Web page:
BEIRUT: Women and youth empowerment can lead to the faster development of climate solutions: This was the main takeaway from this year’s Social Good Summit, organized by the United Nations Development Program. Women can help spearhead climate action, conference participants said, but the role of gender in facing challenges of climate change is often overlooked, even though women are 14 times more likely to die from natural disasters, and 40 percent of global refugees and displaced persons are women.
Participants added that Lebanon can devise a better approach to climate change if women are involved in decision-making and participate in politics, whether on the local or national level, to make sure policies have gender considerations.
If not combatted, climate change will kill some 50,000 in Lebanon, drive up food prices and put added strain on the country’s troubled electricity sector, according to one of the participants at the event Thursday, whose main theme was combatting climate change, the 13th United Nations Sustainable Development Goal.
“If not us, then the next generation will definitely pay the cost [of the environmental degradation in Lebanon],” said Lea Kai, a climate change project manager with the Environment Ministry and UNDP.
Tens of thousands will die from illnesses such as asthma and respiratory problems and as a result of heat waves with an estimated 1 degree Celsius increase in Lebanon, Kai said. In addition, the agricultural sector will be immensely impacted, sending food prices upward, and the amount of snow on mountains will decrease by 40 percent, along with the amount of rainfall in Lebanon.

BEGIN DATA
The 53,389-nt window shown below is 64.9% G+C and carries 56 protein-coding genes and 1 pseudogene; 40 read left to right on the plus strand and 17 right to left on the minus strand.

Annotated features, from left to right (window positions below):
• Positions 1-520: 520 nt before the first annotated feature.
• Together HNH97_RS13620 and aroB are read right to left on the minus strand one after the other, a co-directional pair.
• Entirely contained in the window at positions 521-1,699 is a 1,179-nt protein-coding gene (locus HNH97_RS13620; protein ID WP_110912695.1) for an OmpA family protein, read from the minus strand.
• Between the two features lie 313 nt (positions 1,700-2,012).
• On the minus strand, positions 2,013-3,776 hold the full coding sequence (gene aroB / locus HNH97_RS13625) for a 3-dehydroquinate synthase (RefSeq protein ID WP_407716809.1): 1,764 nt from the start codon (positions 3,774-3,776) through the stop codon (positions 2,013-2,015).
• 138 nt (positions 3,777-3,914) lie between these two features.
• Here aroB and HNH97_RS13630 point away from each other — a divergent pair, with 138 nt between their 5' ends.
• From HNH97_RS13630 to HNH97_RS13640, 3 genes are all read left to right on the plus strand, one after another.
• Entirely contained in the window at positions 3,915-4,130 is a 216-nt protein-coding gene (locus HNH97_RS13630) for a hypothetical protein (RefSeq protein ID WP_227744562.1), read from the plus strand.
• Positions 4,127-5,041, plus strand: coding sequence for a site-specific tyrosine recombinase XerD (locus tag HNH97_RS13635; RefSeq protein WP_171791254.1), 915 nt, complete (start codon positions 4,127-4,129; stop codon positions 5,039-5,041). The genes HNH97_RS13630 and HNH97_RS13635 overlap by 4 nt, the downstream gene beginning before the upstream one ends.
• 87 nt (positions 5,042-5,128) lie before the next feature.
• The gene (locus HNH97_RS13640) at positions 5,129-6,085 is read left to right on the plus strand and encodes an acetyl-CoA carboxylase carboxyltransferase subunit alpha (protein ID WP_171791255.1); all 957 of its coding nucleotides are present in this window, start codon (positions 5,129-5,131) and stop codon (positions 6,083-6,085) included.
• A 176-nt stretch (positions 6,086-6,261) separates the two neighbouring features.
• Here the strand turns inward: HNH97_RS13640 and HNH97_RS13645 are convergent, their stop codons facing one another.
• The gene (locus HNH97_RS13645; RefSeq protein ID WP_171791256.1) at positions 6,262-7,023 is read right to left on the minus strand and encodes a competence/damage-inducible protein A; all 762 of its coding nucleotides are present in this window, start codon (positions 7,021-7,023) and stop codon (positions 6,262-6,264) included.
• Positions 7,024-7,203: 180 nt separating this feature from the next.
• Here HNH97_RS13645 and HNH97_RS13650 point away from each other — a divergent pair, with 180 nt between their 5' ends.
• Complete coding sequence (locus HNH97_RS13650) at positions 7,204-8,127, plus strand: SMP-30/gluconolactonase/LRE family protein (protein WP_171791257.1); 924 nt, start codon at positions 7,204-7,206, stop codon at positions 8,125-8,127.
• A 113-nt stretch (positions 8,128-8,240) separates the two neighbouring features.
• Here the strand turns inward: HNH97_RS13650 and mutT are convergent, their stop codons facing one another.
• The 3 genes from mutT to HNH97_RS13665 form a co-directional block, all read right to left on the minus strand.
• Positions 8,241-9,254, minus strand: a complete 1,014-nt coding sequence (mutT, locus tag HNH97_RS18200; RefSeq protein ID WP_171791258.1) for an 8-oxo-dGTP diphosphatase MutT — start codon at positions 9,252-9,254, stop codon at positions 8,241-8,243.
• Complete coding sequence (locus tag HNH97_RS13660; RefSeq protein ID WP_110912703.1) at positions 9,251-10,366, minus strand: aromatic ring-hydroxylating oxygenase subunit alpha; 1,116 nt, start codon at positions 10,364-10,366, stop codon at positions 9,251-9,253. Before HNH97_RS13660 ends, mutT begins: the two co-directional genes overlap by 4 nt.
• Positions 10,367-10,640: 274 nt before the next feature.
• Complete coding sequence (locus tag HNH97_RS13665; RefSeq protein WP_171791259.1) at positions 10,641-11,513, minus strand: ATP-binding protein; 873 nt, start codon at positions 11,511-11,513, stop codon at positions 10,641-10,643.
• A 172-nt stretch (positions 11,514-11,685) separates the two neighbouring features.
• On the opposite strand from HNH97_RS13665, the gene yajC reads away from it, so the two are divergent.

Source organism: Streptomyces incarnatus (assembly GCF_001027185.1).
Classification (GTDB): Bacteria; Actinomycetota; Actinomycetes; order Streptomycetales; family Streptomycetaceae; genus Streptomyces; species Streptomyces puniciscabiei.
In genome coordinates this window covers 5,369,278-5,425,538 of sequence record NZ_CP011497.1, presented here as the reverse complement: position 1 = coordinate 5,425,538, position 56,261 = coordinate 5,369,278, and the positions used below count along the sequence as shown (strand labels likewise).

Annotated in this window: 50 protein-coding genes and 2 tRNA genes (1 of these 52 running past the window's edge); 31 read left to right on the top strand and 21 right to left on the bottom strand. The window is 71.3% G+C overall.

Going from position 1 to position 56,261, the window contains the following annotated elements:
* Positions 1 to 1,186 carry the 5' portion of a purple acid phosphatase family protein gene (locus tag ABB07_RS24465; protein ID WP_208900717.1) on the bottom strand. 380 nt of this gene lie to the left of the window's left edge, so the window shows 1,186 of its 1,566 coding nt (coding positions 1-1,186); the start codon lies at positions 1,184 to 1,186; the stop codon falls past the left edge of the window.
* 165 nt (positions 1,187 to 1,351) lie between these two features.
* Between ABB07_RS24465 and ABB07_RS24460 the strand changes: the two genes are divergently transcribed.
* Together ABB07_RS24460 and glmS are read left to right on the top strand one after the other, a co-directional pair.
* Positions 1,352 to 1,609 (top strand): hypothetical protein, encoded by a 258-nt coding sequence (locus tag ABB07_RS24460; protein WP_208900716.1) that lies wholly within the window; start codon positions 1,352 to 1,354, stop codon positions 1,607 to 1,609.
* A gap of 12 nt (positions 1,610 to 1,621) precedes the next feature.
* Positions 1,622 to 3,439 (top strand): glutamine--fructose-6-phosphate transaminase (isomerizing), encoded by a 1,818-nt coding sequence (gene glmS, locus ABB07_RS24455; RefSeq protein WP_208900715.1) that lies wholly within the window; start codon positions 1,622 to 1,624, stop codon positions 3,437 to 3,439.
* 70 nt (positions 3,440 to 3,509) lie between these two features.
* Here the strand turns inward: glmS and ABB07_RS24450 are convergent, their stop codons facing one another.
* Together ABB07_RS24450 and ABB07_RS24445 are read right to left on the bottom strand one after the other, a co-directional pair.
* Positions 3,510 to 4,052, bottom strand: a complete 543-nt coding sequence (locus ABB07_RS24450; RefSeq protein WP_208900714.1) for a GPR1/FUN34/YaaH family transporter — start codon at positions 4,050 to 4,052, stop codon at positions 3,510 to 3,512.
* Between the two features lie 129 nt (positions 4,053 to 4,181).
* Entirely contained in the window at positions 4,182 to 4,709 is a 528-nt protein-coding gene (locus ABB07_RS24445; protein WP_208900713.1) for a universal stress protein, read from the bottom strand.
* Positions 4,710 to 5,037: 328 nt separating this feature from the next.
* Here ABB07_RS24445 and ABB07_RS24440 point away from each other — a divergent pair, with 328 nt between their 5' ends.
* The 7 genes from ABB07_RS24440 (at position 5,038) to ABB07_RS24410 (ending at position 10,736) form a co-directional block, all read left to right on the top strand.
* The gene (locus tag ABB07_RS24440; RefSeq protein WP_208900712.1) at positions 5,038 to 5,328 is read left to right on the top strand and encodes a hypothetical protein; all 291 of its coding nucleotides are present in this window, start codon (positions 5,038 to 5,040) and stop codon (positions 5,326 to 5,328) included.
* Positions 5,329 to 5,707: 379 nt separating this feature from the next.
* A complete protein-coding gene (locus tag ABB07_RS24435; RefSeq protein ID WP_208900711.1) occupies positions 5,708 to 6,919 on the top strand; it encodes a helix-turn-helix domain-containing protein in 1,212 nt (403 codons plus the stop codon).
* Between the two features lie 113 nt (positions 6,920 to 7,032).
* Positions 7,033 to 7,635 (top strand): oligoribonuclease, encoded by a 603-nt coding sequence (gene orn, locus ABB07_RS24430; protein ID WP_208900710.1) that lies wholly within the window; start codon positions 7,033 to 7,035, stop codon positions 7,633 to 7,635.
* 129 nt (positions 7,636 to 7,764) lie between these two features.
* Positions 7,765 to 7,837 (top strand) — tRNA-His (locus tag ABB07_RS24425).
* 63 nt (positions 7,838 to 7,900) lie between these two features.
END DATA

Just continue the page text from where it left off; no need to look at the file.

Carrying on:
The already troubled electricity sector, with the increase in the demand of cooling devices, will also be negatively impacted.
Lebanon has been taking steps to fight climate change, and is a “signatory of the United Nations Framework Convention on Climate Change and the Paris Agreement on climate change,” Kai said.
“Lebanon has presented its nationally determined contributions and pledged to reduce its carbon emissions by 15 percent,” she added.
To reach this target, several measures have been taken.
As 85 percent of Lebanon’s carbon emissions come from the energy and transportation sectors, Customs fees have been removed since 2018 on imports of electric and hybrid cars to encourage their use, Kai noted. Lebanon has also set a target of getting 30 percent of its energy from renewable sources and planting 40 million trees by 2030.
However, Kai emphasized that the government and agencies like UNDP are not the only bodies responsible for fighting climate change. She added that the citizens should also first, recognize the consequences of climate change and adjust their habits and behavior to be more environmentally conscious.
Lebanese people should strive to conserve water, electricity and the forests. In addition to that, more people should start carpooling, commuting by bicycles and use public transportation to reduce carbon emissions through their cars. Kai said that 1.2 million people are car owners in Lebanon.
Youth have been increasingly involved with the fight against climate change and achieving the SDGs in Lebanon.
UNDP’s Youth Leadership Program is an initiative that brings together young innovative minds in the Arab region and trains them on project design, social entrepreneurship and leadership. Many participants have established small businesses and startups that incorporate the SDGs in different ways.
Cezar’s Guest House was a success story of former Lebanese YLP participant Cezar Mahmoud, whose initiative, a guesthouse in the Barouk Cedars of Chouf, has welcomed 5,500 guests from 69 different countries since it was founded in 2016. The aim of this project was to promote eco-tourism in the Chouf area and contribute to its economic development by providing various opportunities to the local community.
Infrastic, another initiative by a former YLP participant, aims to decrease plastic waste by building walls, benches and partitions from mixtures that contain used plastic.